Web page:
Walmart’s P/E Ratio is currently 21.11. This is 11.93% below its average P/E Ratio from the last five years, which is 23.97. Walmart’s current P/E Ratio is 7.15% higher than the sector median (19.70).
The stock of Walmart has a Beta of 0.50, which is below that of the broader stock market (with a Beta of 1). Walmart’s Beta of 0.50 shows that an investment in the company could contribute to a reduction in the volatility of your investment portfolio.
The average growth rate over the last five years of Walmart’s dividend has been 1.98%. I assume an average future growth rate of about 3% per year (this is also in line with the assumptions of the Perpetual Growth Rate of 3% that I used for the DCF Model). If you were to assume that Walmart was able to increase dividends by an average of 3% per year over the next 30 years and you would buy the Walmart stock at the current price of $127.63 per share, you would get the following results for the company’s dividend shown in the graphic below.
In my opinion, Walmart has the potential to raise its dividend by 3% per year due to its competitive advantages including its strong brand image and its ability to offer lower prices compared to most of its competitors. Furthermore, Walmart has a low Payout Ratio of only 27.23%, which helps to drive future dividend increases.
If Walmart was able to raise its dividend by 3% per year over the next 30 years, after 30 years you would get back 87.76% of your investment from receiving dividend payments (no tax on dividend has been included in this calculation):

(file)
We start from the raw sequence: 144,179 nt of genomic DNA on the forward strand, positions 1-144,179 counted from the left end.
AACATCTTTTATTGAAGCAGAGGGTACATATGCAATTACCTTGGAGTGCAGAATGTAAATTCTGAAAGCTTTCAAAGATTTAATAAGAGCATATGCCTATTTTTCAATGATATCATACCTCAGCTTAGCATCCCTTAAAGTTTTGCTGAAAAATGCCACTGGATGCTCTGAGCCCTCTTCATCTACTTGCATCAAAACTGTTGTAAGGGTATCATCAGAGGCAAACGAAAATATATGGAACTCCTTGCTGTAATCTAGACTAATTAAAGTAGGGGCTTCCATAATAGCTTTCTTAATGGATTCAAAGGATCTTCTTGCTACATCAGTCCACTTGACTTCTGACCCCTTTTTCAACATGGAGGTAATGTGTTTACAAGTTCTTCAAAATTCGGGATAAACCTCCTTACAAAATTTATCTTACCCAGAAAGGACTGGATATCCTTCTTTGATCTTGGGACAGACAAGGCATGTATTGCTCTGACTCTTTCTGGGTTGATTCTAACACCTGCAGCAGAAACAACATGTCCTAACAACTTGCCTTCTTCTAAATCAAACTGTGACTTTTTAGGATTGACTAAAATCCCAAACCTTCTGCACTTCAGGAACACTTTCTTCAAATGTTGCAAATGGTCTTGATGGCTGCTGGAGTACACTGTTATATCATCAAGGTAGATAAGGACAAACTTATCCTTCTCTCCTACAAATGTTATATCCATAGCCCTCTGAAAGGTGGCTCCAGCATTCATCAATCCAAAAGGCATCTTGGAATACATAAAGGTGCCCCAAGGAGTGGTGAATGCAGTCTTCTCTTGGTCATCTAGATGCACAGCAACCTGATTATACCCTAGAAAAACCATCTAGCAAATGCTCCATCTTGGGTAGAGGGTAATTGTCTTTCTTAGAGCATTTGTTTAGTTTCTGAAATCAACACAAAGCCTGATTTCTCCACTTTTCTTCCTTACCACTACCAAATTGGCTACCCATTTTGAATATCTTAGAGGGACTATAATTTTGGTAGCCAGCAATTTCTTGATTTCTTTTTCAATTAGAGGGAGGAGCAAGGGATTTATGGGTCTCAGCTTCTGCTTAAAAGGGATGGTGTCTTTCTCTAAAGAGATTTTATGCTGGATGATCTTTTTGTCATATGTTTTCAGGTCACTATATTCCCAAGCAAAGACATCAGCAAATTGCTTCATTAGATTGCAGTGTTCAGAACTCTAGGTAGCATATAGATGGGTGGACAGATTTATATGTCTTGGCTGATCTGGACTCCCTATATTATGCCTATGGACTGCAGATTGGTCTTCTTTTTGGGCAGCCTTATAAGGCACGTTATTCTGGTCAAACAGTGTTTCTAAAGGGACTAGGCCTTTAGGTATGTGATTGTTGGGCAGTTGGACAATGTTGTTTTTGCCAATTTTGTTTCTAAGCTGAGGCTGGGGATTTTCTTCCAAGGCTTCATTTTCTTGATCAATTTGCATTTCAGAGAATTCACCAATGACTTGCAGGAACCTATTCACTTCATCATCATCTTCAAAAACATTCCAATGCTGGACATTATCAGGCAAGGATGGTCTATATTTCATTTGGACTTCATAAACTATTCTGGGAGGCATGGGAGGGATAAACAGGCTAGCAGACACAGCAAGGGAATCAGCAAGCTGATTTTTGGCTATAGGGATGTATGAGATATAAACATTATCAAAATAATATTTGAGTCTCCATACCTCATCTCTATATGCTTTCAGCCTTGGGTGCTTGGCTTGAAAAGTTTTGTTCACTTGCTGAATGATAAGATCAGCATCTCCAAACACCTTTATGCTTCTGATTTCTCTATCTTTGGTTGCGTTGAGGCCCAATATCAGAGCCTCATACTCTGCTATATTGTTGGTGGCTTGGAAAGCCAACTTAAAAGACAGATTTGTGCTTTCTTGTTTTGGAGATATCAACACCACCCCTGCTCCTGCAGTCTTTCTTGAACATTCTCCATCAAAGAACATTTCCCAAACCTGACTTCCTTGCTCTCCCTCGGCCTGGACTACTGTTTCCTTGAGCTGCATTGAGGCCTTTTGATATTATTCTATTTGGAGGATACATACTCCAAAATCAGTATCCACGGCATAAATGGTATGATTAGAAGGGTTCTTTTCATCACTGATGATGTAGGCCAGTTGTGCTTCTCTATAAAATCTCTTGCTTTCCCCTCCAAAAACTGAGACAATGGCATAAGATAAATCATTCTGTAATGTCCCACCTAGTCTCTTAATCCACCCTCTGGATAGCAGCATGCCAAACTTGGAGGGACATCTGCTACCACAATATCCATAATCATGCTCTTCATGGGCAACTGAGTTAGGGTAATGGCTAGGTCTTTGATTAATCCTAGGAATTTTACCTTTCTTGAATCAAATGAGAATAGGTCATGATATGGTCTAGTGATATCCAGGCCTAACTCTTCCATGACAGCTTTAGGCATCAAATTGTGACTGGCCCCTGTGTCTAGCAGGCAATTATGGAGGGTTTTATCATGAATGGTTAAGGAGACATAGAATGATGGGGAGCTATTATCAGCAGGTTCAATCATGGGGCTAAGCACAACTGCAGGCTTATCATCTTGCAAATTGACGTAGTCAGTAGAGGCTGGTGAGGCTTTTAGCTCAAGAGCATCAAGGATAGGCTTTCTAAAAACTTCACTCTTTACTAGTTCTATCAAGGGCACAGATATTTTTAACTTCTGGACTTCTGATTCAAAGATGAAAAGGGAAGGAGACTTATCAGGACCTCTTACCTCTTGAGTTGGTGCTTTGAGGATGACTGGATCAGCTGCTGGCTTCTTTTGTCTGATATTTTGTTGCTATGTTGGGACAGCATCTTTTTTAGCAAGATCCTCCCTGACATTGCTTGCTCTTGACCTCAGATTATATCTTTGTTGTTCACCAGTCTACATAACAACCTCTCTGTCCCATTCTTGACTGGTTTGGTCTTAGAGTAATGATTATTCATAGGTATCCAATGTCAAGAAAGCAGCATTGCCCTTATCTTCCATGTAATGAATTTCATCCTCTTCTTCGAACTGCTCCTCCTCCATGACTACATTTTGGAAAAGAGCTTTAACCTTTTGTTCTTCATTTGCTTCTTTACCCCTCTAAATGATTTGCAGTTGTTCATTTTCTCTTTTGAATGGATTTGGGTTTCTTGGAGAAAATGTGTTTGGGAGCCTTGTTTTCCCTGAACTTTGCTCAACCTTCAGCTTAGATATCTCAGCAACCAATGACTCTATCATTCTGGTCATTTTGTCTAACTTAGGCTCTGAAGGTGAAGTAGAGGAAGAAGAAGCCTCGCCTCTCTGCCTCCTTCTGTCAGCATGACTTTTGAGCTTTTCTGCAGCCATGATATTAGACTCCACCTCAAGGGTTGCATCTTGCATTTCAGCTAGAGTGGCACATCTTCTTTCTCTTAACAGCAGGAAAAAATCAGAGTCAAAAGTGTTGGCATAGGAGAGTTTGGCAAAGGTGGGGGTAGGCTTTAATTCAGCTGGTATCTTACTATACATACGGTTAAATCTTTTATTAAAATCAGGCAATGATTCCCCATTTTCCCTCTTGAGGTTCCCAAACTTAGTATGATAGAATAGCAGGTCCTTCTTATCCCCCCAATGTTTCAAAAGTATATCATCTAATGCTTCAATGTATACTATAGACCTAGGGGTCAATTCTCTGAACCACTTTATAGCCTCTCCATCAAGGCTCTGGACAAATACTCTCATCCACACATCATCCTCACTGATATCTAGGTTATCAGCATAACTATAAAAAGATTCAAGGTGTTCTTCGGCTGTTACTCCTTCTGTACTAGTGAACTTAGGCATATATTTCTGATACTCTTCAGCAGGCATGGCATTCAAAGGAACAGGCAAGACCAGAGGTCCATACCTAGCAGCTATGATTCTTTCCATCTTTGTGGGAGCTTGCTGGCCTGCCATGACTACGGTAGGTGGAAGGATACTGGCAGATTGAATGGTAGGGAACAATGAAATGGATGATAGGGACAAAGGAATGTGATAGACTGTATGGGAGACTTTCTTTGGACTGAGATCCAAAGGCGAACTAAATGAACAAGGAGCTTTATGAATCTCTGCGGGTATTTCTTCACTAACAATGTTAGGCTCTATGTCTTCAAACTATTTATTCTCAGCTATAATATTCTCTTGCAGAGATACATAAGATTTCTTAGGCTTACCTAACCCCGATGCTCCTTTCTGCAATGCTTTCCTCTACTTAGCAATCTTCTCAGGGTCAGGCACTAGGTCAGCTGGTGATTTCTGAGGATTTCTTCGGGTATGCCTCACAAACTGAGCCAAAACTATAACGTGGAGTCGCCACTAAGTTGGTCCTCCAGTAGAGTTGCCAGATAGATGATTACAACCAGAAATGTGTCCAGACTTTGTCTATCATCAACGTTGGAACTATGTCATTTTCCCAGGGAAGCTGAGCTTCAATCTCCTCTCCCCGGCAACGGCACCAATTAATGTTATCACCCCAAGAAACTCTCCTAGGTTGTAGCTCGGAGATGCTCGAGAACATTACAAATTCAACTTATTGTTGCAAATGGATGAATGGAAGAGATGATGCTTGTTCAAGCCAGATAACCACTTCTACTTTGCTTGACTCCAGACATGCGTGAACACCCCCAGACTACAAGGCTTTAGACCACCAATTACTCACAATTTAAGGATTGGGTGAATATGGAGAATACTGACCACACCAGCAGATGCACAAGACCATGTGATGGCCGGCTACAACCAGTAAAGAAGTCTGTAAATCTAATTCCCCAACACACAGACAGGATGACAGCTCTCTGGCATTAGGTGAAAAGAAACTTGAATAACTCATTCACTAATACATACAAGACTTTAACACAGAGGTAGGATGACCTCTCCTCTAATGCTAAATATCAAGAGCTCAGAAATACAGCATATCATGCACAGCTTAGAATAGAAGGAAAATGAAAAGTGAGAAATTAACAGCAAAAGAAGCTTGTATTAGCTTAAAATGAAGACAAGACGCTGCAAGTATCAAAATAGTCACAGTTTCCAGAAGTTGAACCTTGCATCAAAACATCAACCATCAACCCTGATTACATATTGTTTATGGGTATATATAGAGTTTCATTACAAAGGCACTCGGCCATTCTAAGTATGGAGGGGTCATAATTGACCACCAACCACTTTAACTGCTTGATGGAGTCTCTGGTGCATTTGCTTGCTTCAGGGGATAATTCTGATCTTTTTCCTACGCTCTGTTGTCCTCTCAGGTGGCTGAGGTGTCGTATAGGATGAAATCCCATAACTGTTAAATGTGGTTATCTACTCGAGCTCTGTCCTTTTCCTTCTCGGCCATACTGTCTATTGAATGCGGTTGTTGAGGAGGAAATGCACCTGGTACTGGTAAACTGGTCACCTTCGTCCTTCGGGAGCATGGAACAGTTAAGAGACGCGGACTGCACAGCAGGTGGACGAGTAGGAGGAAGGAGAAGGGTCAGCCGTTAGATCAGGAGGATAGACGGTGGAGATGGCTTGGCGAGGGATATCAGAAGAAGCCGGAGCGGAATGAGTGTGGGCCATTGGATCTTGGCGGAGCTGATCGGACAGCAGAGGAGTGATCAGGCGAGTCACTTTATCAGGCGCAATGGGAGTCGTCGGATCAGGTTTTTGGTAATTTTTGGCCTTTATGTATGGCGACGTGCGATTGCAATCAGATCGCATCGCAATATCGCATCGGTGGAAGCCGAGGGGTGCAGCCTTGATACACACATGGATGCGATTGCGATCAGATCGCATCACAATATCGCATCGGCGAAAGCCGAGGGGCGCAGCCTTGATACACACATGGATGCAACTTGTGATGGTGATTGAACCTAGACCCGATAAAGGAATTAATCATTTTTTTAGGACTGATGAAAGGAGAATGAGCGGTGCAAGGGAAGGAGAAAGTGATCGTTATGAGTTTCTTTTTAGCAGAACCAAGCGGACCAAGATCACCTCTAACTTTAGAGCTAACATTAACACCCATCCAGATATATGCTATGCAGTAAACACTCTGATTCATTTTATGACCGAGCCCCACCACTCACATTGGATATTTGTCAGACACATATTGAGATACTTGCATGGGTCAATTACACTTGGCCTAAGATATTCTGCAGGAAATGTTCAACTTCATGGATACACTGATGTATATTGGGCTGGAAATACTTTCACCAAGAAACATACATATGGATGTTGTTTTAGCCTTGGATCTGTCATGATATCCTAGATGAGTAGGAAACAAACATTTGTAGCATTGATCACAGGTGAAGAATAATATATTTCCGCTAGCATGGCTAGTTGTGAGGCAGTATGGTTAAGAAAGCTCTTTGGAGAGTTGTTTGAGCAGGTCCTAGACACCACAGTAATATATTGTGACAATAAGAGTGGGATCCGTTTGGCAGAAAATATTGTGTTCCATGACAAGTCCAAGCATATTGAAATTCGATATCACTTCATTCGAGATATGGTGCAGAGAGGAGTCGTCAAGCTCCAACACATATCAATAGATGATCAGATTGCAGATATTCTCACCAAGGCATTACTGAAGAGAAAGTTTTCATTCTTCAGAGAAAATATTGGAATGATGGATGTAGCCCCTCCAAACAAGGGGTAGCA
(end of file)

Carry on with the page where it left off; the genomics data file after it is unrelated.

Dividend per Share
Dividend Yield (FWD)
The High-Quality Company (HQC) Scorecard for Long-Term Investors
The aim of the HQC Scorecard I have developed is to help investors identify companies which are attractive long-term investments in terms of risk and reward. Here you can find a detailed description about how the HQC Scorecard works.
Overview of the items of the High-Quality Company (HQC) Scorecard for Long-Term Investors
In the graphic below you can find the individual items and weighting for each category of my HQC Scorecard. A score between 0 and 5 is given (with 0 being the lowest rating and 5 the highest) for each item on the Scorecard. In the graphic below you can see the conditions that must be met for each point of every item that is rated.